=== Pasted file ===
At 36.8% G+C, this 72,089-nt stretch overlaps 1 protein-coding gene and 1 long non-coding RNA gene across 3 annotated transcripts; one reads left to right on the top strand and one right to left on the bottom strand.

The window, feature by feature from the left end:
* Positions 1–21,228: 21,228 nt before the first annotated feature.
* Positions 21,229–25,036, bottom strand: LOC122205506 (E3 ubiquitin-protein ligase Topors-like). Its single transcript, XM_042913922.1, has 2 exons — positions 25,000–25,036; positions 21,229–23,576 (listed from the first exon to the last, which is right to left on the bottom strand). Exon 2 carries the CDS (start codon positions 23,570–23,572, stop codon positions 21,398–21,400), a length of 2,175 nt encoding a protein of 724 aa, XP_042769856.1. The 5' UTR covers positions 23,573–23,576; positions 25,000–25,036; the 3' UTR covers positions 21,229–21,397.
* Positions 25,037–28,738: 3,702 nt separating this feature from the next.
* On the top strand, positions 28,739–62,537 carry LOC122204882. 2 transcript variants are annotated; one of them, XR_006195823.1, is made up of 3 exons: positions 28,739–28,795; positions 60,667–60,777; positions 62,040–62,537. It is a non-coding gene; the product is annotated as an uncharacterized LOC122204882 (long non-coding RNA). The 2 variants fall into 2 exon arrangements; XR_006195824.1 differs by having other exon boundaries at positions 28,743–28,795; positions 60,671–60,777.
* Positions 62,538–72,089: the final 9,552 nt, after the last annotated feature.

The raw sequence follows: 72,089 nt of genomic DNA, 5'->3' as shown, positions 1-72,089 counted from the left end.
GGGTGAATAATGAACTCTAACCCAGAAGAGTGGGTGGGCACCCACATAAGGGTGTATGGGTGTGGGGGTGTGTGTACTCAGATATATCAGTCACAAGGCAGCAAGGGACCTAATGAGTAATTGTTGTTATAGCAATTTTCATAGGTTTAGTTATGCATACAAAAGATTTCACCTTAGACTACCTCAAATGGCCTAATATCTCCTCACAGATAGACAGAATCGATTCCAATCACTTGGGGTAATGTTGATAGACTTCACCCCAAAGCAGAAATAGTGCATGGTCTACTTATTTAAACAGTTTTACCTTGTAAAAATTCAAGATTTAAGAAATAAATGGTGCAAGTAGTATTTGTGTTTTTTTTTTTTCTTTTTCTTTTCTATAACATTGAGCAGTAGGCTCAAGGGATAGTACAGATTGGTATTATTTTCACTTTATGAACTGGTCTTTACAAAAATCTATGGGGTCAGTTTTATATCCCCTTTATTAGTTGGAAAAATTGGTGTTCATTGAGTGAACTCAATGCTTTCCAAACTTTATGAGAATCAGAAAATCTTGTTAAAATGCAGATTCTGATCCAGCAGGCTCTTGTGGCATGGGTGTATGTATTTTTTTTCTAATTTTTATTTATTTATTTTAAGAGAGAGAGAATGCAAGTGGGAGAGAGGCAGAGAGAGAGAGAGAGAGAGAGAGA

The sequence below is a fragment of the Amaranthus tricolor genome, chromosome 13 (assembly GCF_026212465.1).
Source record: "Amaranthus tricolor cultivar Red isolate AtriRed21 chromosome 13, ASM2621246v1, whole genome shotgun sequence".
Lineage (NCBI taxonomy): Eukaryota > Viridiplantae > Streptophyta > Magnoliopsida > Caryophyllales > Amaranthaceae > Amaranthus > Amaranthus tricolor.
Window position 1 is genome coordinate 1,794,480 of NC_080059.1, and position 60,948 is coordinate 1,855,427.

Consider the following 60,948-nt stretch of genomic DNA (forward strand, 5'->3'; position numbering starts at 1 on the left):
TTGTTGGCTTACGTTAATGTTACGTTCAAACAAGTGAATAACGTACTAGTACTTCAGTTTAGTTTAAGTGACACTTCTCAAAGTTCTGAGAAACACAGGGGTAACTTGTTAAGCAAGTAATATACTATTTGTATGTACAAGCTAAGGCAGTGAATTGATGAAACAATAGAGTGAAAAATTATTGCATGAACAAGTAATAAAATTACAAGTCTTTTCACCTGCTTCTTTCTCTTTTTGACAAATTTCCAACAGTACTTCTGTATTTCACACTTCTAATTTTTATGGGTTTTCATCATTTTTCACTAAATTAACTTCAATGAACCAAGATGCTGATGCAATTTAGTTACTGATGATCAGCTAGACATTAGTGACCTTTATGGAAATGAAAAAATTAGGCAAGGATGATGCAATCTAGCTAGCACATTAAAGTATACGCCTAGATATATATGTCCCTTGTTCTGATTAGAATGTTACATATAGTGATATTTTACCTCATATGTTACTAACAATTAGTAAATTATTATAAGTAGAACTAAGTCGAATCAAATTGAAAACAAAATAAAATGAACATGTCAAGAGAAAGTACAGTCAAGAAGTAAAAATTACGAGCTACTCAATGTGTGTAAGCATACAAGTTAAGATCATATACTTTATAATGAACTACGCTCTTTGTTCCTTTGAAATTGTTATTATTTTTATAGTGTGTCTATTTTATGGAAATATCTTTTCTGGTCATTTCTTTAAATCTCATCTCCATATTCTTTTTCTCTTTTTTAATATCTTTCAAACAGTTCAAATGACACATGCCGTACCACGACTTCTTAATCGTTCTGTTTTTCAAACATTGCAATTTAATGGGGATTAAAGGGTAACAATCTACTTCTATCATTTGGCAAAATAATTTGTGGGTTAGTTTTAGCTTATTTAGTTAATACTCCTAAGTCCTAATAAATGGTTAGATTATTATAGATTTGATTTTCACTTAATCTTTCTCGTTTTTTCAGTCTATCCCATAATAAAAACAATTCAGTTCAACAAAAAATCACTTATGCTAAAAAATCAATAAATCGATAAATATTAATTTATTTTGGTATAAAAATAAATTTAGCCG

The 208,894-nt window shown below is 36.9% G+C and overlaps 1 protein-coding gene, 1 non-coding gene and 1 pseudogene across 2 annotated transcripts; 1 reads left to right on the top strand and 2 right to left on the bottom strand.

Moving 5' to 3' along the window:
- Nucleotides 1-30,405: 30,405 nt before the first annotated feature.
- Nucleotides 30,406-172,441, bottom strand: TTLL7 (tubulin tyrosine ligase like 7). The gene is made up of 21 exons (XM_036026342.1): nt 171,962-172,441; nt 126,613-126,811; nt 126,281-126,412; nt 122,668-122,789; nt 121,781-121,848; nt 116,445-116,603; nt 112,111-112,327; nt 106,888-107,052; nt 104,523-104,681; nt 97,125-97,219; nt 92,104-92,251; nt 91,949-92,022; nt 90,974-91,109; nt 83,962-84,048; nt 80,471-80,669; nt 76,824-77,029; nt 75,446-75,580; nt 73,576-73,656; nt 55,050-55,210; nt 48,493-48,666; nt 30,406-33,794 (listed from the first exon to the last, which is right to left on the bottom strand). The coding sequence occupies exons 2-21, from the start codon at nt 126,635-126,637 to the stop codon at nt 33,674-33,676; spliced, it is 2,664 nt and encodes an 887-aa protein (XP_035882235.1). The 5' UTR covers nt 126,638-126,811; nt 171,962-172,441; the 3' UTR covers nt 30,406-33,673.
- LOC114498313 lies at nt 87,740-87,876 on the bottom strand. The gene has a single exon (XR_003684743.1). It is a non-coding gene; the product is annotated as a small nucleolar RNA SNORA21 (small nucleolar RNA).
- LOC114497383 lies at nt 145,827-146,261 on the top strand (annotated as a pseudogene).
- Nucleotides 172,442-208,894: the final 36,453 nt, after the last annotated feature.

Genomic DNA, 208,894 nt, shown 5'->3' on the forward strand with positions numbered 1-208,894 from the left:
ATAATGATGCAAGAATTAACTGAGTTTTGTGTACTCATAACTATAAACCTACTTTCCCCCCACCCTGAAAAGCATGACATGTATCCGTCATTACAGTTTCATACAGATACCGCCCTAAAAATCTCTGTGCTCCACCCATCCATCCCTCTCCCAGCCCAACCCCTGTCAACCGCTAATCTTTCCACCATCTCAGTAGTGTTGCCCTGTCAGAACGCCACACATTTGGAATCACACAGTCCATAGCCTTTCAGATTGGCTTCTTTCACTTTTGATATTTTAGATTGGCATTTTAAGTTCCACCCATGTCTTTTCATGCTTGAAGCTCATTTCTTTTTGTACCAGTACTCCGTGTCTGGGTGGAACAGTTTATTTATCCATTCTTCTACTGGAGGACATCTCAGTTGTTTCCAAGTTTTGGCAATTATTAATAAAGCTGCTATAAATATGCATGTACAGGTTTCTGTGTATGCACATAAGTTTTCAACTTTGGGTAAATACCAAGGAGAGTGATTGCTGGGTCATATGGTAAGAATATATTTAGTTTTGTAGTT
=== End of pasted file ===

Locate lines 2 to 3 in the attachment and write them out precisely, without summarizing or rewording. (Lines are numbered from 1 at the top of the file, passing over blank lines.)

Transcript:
The window, feature by feature from the left end:
* Positions 1–21,228: 21,228 nt before the first annotated feature.